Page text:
Purchase this article with an account.
Min Zhao, Andre G. Marquez, Pernille Hemmer, Eileen Kowler; Inferring strategies of maze navigation from the movements of the eye and arm. Journal of Vision 2013;13(9):124. doi: 10.1167/13.9.124.
Download citation file:
© ARVO (1962-2015); The Authors (2016-present)
Navigating through a visual maze relies on the strategic use of eye movements to select and identify the route. We studied navigation through novel and familiar mazes that were viewed from above and traversed by a mouse cursor.
Mazes (12x12 cells) of varying levels of complexity were randomly generated. The same maze was tested on two consecutive trials (training and test), with the test maze either: (1) identical to the training maze ("forward" condition), (2) identical, but with start and end locations reversed ("backward"), or (3) rotated 180 deg. Learning was found only in the forward condition when the identical sequence of actions was required on training and test trials. Travel times and saccade rates were reduced by 15% in test trials, regardless of maze complexity. There was no improvement in the backward condition, and there was a cost when the test maze was rotated (travel time increased 15%).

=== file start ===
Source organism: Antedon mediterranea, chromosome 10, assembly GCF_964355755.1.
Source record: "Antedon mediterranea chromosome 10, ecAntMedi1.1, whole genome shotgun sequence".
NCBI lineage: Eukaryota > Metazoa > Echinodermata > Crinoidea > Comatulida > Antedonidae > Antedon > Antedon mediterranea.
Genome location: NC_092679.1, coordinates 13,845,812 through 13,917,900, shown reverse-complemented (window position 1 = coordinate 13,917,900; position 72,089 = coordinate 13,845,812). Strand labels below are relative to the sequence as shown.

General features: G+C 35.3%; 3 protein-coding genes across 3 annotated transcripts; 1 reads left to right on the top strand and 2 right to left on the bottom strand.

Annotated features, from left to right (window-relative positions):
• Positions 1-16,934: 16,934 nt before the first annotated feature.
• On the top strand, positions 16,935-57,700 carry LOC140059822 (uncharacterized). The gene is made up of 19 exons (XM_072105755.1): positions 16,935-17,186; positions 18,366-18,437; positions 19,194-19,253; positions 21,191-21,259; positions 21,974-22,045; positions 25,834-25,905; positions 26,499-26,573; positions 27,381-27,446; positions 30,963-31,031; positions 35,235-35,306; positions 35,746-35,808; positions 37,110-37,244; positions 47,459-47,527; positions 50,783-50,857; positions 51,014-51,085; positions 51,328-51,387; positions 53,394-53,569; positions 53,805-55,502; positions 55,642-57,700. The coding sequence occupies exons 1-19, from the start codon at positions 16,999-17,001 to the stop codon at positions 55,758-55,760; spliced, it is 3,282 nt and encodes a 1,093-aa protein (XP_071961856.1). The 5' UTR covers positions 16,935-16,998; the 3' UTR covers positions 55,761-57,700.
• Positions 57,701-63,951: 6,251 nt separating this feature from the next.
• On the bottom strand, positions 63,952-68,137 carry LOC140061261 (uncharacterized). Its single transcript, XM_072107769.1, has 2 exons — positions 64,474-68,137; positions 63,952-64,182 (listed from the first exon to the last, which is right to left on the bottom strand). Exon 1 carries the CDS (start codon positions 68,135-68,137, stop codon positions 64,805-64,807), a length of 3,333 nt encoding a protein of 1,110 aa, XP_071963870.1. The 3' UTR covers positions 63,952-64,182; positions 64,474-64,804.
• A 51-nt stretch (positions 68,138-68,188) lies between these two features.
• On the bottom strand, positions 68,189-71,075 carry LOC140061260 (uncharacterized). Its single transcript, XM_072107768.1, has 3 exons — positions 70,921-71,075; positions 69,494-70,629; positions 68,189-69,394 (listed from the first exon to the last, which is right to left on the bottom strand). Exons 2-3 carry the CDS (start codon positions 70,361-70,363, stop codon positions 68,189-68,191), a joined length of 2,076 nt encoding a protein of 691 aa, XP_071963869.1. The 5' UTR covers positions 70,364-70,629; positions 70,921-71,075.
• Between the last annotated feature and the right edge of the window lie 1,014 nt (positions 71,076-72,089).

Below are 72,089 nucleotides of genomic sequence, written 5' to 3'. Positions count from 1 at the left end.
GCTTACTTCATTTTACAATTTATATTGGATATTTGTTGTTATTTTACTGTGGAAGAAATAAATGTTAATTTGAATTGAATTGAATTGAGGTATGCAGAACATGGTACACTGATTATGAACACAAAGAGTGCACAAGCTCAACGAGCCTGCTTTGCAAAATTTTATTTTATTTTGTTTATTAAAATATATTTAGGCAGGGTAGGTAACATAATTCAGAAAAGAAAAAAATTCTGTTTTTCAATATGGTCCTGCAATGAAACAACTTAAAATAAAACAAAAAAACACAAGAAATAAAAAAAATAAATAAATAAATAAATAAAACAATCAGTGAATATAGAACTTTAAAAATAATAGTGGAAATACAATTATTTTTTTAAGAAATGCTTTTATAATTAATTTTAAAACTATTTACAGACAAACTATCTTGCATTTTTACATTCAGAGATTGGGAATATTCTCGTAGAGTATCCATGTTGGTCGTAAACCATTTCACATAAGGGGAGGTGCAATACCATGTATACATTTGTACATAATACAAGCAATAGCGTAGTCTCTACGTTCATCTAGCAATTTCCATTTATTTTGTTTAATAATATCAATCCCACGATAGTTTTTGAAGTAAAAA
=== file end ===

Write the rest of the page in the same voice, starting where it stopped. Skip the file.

Eye movements revealed two modes of performance that almost never occurred concurrently: exploration, in which saccades were made to search for the correct path while the mouse was stationary, and guidance, in which saccades guided the mouse along the chosen path. Guidance episodes were highly stereotypical, with the eye executing sequences of saccades along the path, leading the mouse. Exploration was idiosyncratic. Some subjects explored extensively with saccades before beginning to move the mouse. Others alternated between episodes of exploration and guidance.
Examination of eye and arm movements during maze navigation show that people are able to devise and carry out complex, multi-faceted strategies that trade-off visual exploration against active motor performance. These strategies take into account available visual information, memory for the path, confidence that the correct path has been identified, the estimated cost in time of exploring with the eye or arm, and idiosyncratic tolerance for error.
Meeting abstract presented at VSS 2013
This PDF is available to Subscribers Only